Sheryl Kraft, a freelance writer and breast cancer survivor, was born in Long Beach, New York. She currently lives in Connecticut with her husband Alan and dog Chloe, where her nest is empty of her two sons Jonathan. Sheryl writes articles and essays on breast cancer and contributes to a variety of publications and websites where she writes on general health and wellness issues. She earned her MFA in writing from Sarah Lawrence College in 2005.Full Bio
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Last week's post on when to go to the emergency room elicited some very helpful comments and suggestions. Among them:
"I always ask myself on Fridays whether any symptoms I'm having need looking into, so I can go to the clinic rather than getting stuck with the emergency room over the weekend."
"I wish I'd thought to get some pain killer before I left my apartment, because it was several hours before I was admitted and they won't give you pain killer until you're admitted."
"Perhaps it's worth it to have a small bag near the door with the necessary things (and a list of other things you can't store there all the time), just in case"
"You need an advocate. So don't go there alone, if you can possibly help it."
No one wants to have to make that 911 call, but let's face it – it happens. One in three Americans visit emergency departments each year – and that totals more than 115 million visits. (One of my readers said, "I think ER doctors are American medicine at its very best and I am so grateful for them" She's right: it's a tough job. Emergency medicine is a medical specialty, spanning multiple disciplines and specialties.)
There are some ways to insure that the experience goes as smoothly as possible. Here are some tips to getting quality medical care and avoiding some pitfalls:
ICE: No, don't ask for an icepack (unless of course you need it) – put it into your cell phone. It stands for "In Case of Emergency" and medical personnel know to look for it. For example: "ICE1-husband" and "ICE2-mom" gives them emergency contacts if you arrive unconscious or are unable to answer questions.
DON'T EAT OR DRINK: After you've checked in, you'll be referred to a triage nurse who is trained to access your condition and determine how serious it is. (This way, patients with life-threatening conditions can be seen first). Wait until you've seen a nurse before you eat or drink anything. Why? Eating or drinking may interfere with some tests and/or your ability to have surgery. Case in point: When my husband dislocated his hip, we had to wait an excruciatingly long six hours before they could sedate him to try to re-locate it, since he had eaten a small snack at the house right before it happened. (Waiting six hours in a hospital ER is not fun, unless you are like me and like to look around and make up complex stories about why each person is there. But even that gets old.)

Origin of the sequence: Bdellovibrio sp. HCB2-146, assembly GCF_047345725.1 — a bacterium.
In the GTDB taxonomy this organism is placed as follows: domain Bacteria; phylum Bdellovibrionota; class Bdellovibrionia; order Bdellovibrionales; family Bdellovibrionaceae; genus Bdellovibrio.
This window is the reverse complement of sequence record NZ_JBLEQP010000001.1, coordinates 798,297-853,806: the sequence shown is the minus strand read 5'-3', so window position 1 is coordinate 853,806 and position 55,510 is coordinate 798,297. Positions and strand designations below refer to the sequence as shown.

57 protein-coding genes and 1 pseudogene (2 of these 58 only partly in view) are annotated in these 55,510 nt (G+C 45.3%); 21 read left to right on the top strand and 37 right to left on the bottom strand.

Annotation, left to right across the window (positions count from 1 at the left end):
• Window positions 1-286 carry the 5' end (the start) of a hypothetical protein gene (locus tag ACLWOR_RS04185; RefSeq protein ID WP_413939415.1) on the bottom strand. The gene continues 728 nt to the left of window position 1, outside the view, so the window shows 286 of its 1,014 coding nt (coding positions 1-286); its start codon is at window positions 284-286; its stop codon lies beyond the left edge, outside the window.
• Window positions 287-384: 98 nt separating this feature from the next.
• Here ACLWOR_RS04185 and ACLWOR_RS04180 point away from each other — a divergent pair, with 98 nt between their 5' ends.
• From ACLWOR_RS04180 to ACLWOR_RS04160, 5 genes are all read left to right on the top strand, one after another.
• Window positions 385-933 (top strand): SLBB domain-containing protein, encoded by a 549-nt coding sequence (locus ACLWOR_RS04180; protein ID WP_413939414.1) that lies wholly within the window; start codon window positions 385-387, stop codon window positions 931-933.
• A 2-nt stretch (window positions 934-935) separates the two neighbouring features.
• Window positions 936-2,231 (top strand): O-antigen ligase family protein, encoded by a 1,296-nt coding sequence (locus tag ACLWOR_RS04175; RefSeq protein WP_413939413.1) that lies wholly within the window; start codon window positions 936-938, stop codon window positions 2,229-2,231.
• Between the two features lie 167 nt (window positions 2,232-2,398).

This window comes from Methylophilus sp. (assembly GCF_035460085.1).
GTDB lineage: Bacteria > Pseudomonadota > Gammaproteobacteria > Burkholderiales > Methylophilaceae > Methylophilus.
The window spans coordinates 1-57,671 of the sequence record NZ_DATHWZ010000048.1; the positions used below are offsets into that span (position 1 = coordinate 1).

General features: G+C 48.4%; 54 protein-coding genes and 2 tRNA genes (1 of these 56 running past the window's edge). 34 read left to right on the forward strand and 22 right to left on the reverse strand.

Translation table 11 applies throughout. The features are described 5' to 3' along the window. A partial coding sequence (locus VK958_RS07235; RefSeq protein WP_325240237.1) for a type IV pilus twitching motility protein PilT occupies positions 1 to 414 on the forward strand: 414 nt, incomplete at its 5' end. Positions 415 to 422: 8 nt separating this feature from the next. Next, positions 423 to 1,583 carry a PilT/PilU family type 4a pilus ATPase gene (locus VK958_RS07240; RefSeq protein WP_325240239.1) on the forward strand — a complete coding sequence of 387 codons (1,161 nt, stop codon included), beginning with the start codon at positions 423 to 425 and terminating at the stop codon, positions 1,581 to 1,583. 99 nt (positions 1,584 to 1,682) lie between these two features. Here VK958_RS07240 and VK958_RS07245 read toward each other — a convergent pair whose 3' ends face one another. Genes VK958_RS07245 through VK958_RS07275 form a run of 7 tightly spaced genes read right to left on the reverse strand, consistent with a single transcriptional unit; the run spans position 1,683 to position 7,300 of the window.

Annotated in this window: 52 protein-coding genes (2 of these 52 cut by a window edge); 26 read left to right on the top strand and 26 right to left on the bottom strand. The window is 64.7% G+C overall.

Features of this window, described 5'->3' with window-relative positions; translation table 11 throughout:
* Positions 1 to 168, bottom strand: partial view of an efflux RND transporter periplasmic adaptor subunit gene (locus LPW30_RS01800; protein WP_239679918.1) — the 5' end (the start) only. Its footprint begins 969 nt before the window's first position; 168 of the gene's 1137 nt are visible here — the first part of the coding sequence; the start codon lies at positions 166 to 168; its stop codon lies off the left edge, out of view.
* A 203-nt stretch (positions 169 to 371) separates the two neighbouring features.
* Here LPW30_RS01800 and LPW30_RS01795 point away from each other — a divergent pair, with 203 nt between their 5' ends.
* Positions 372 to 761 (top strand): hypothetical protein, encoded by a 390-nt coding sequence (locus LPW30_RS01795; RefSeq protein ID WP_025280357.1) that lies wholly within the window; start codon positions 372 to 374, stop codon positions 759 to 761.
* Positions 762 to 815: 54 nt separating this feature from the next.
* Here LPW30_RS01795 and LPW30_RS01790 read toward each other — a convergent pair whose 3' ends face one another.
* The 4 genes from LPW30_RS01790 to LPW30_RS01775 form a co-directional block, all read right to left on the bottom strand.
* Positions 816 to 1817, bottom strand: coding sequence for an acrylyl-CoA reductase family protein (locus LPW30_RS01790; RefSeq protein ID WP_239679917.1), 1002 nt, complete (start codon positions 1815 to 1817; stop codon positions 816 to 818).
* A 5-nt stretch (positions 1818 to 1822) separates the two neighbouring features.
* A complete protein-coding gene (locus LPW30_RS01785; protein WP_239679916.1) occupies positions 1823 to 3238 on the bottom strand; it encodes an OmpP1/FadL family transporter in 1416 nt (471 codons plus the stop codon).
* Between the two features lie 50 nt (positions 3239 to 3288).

SPEAK UP: Few people realize that they can request a specialist or more senior ER physician. If you feel uncomfortable with the level of experience of the ER doctor, asking for a second opinion from a specialist is a smart move. Who knows how new the doctor is – or if he or she has been up for 36 hours straight. You might even want to call your family doctor from the waiting room or en route to the hospital; he or she may be able to meet you there or at least make a phone call to expedite or coordinate treatment. (Speaking up is getting easier for me than it used to be – I don't know about you, but don’t all the doctors look like they're just out of high school?)
BRING A FRIEND: It's helpful to have someone along with you not only to comfort you but to act as your advocate. Think about it – you're frightened, nervous and probably weak or in pain – not the best circumstances to deal with lots of details, (or any at all for that matter). They can also take notes and record any necessary information – another thing you most likely cannot do on your own.
AVOID UNNECESSARY TESTS AND TREATMENTS: You do not have to agree to any test. You can, and should, ask what the risks are, what it will show, and how the results will change your course of treatment. Some tests are truly necessary, yet some are just routine or used as a precaution. Again, you might want to talk to your primary care physician, - if the tests can wait – and get their take on the situation.
And finally: This matters> The American College of Emergency Physicians says that sometimes a patient will come in with mild symptoms, and while they are waiting, their medical condition worsens. It's very important for emergency patients in waiting rooms to notify the triage nurse if they are in pain or if they start to feel worse. If they are still concerned, they should ask to speak to an emergency physician or a patient advocate. People should not leave the emergency department without being seen.